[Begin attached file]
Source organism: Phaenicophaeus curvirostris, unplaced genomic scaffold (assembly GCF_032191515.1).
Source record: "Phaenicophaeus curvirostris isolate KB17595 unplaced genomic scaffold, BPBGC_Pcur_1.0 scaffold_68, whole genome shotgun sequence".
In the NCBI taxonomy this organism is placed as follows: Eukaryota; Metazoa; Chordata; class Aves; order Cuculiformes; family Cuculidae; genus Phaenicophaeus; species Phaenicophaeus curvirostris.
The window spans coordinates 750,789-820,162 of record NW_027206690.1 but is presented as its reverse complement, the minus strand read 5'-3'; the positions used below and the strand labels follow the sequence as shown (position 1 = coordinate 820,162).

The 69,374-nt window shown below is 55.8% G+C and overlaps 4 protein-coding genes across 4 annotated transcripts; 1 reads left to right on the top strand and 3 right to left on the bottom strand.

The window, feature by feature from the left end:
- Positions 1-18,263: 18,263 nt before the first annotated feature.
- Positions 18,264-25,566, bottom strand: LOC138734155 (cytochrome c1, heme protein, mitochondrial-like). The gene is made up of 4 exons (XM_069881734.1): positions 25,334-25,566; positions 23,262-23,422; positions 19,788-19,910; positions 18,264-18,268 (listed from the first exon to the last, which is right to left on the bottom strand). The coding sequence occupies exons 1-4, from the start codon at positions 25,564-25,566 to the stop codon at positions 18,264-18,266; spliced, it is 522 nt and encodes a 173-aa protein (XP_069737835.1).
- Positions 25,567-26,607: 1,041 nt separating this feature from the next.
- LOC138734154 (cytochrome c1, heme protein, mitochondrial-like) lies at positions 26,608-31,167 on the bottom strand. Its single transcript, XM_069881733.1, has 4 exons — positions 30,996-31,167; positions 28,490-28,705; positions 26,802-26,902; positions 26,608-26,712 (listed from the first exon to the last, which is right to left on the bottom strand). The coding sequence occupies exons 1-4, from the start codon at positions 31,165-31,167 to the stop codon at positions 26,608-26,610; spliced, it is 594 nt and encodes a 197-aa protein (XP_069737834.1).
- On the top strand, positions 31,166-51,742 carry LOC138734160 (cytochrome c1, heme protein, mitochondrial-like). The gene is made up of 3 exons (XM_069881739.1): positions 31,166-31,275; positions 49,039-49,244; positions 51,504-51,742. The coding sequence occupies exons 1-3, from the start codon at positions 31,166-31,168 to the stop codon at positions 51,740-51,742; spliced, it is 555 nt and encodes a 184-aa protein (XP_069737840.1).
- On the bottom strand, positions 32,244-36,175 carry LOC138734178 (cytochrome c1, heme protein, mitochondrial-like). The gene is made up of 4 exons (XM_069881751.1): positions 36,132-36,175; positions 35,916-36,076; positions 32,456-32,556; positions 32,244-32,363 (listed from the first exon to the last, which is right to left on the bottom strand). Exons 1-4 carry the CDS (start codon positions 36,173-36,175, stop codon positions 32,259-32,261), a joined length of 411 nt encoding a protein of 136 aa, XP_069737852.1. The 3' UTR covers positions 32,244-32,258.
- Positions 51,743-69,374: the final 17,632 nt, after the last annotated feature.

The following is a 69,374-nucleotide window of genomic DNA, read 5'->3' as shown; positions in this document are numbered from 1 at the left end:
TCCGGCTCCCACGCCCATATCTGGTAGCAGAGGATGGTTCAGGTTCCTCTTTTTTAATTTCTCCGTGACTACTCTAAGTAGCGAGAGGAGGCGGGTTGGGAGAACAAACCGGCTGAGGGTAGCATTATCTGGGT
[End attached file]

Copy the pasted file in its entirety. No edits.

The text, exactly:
Source organism: Phaenicophaeus curvirostris, unplaced genomic scaffold (assembly GCF_032191515.1).
Source record: "Phaenicophaeus curvirostris isolate KB17595 unplaced genomic scaffold, BPBGC_Pcur_1.0 scaffold_68, whole genome shotgun sequence".
In the NCBI taxonomy this organism is placed as follows: Eukaryota; Metazoa; Chordata; class Aves; order Cuculiformes; family Cuculidae; genus Phaenicophaeus; species Phaenicophaeus curvirostris.
The window spans coordinates 750,789-820,162 of record NW_027206690.1 but is presented as its reverse complement, the minus strand read 5'-3'; the positions used below and the strand labels follow the sequence as shown (position 1 = coordinate 820,162).

The 69,374-nt window shown below is 55.8% G+C and overlaps 4 protein-coding genes across 4 annotated transcripts; 1 reads left to right on the top strand and 3 right to left on the bottom strand.

The window, feature by feature from the left end:
- Positions 1-18,263: 18,263 nt before the first annotated feature.
- Positions 18,264-25,566, bottom strand: LOC138734155 (cytochrome c1, heme protein, mitochondrial-like). The gene is made up of 4 exons (XM_069881734.1): positions 25,334-25,566; positions 23,262-23,422; positions 19,788-19,910; positions 18,264-18,268 (listed from the first exon to the last, which is right to left on the bottom strand). The coding sequence occupies exons 1-4, from the start codon at positions 25,564-25,566 to the stop codon at positions 18,264-18,266; spliced, it is 522 nt and encodes a 173-aa protein (XP_069737835.1).
- Positions 25,567-26,607: 1,041 nt separating this feature from the next.
- LOC138734154 (cytochrome c1, heme protein, mitochondrial-like) lies at positions 26,608-31,167 on the bottom strand. Its single transcript, XM_069881733.1, has 4 exons — positions 30,996-31,167; positions 28,490-28,705; positions 26,802-26,902; positions 26,608-26,712 (listed from the first exon to the last, which is right to left on the bottom strand). The coding sequence occupies exons 1-4, from the start codon at positions 31,165-31,167 to the stop codon at positions 26,608-26,610; spliced, it is 594 nt and encodes a 197-aa protein (XP_069737834.1).
- On the top strand, positions 31,166-51,742 carry LOC138734160 (cytochrome c1, heme protein, mitochondrial-like). The gene is made up of 3 exons (XM_069881739.1): positions 31,166-31,275; positions 49,039-49,244; positions 51,504-51,742. The coding sequence occupies exons 1-3, from the start codon at positions 31,166-31,168 to the stop codon at positions 51,740-51,742; spliced, it is 555 nt and encodes a 184-aa protein (XP_069737840.1).
- On the bottom strand, positions 32,244-36,175 carry LOC138734178 (cytochrome c1, heme protein, mitochondrial-like). The gene is made up of 4 exons (XM_069881751.1): positions 36,132-36,175; positions 35,916-36,076; positions 32,456-32,556; positions 32,244-32,363 (listed from the first exon to the last, which is right to left on the bottom strand). Exons 1-4 carry the CDS (start codon positions 36,173-36,175, stop codon positions 32,259-32,261), a joined length of 411 nt encoding a protein of 136 aa, XP_069737852.1. The 3' UTR covers positions 32,244-32,258.
- Positions 51,743-69,374: the final 17,632 nt, after the last annotated feature.

The following is a 69,374-nucleotide window of genomic DNA, read 5'->3' as shown; positions in this document are numbered from 1 at the left end:
TCCGGCTCCCACGCCCATATCTGGTAGCAGAGGATGGTTCAGGTTCCTCTTTTTTAATTTCTCCGTGACTACTCTAAGTAGCGAGAGGAGGCGGGTTGGGAGAACAAACCGGCTGAGGGTAGCATTATCTGGGT